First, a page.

• It also reduces the body's ability to fight infection.


How is it best taken?

  • Oral:
    • Take with food. Take in the morning if you are taking this medicine once a day.
    • A liquid (elixir, solution, concentrated solution) is available if you cannot swallow pills. Those who have feeding tubes can also use the liquid. Flush the feeding tube before and after medicine is given.
    • Do not suddenly stop using this medicine if you have been taking it for a long time. Medicine should be slowly decreased.
  • Eye:
    • For the eye only.
    • Take out soft contact lenses before using medicine. Lenses can be replaced 15 minutes after medicine is given.
    • Do not touch the bottle or tube tip to the eye, lid, or other skin.
    • Tilt head back and drop medicine into eye.
    • After using medicine keep your eyes closed. Apply pressure to the inside corner of the eye. Do this for 3-5 minutes. This keeps medicine in the eye.
    • Separate each eye medicine by 5 minutes. Give one and wait 5 minutes before using the next.
  • Skin:
    • Do not take by mouth. For skin only. Keep out of mouth, nose, and eyes (may burn).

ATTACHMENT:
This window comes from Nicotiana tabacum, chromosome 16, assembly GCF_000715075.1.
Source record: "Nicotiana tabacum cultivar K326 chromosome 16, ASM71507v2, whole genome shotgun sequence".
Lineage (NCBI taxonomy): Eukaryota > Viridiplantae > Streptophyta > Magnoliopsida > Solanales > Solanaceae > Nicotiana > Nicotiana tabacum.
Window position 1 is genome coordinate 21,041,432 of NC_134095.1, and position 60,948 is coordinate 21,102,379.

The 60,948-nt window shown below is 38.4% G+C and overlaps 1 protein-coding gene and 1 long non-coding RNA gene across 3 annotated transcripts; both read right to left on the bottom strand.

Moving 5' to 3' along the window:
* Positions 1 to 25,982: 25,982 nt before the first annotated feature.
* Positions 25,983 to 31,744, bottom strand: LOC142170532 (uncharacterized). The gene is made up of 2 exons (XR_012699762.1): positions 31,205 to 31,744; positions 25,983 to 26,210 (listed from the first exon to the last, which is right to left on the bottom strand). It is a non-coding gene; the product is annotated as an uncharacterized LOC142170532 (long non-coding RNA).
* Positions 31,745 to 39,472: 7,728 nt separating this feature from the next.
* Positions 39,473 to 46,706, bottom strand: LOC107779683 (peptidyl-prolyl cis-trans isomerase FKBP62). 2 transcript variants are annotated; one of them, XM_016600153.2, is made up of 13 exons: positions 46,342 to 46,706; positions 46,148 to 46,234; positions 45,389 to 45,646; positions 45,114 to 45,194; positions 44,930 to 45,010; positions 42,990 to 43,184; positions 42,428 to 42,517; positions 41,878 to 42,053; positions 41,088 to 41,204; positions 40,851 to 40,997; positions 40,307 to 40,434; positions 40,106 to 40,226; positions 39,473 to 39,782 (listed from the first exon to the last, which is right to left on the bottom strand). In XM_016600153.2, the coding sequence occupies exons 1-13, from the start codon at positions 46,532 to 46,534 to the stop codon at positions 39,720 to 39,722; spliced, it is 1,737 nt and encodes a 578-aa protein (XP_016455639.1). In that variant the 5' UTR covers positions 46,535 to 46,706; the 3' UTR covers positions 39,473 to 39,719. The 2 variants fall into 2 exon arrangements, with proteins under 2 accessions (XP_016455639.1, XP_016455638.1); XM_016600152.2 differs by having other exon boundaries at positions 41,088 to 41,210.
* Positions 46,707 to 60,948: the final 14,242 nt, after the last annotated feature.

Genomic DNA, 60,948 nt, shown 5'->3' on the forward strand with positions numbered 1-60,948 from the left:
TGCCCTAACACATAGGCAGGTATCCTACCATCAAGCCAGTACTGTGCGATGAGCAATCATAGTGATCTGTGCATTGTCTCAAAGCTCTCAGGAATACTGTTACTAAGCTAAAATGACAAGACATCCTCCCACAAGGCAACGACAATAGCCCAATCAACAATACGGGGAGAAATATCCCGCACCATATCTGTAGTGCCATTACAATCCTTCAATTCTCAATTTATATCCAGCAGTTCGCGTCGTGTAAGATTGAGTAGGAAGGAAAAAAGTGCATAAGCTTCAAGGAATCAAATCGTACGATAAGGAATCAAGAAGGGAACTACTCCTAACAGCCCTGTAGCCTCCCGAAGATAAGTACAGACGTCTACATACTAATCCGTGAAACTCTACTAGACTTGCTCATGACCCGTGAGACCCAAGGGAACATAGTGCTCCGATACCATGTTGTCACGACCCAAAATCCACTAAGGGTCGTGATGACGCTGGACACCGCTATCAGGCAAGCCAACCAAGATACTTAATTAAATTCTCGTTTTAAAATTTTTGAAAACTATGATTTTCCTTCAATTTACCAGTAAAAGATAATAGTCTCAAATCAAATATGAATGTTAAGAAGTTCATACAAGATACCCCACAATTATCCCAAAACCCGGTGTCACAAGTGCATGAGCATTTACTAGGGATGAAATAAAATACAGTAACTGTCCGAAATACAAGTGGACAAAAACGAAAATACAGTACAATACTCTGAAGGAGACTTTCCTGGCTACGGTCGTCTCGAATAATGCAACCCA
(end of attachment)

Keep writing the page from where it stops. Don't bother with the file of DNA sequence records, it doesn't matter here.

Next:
• Wash your hands before and after use.
    • Use a small amount over the area affected as a light film. Rub in gently.
    • Do not put coverings (bandages, dressings, make-up) over the area unless told to do so by healthcare provider.
    • Do not use tight-fitting diapers or plastic pants on a child treated in the diaper area. This may cause more medicine to get into the child's system.


What do I do if I miss a dose?

  • Take a missed dose as soon as possible.
  • If it is almost time for the next dose, skip the missed one. Return to your regular schedule.
  • Do not take a double dose or extra doses.
  • Do not change dose or stop taking medicine without talking with healthcare provider.


What are the precautions when taking this medicine?

  • Tell healthcare provider if you are allergic to any medicine. Make sure to tell about the allergy and how it affected you. This includes telling about rash; hives; itching; shortness of breath; wheezing; cough; swelling of face, lips, tongue, throat; or any other symptoms involved.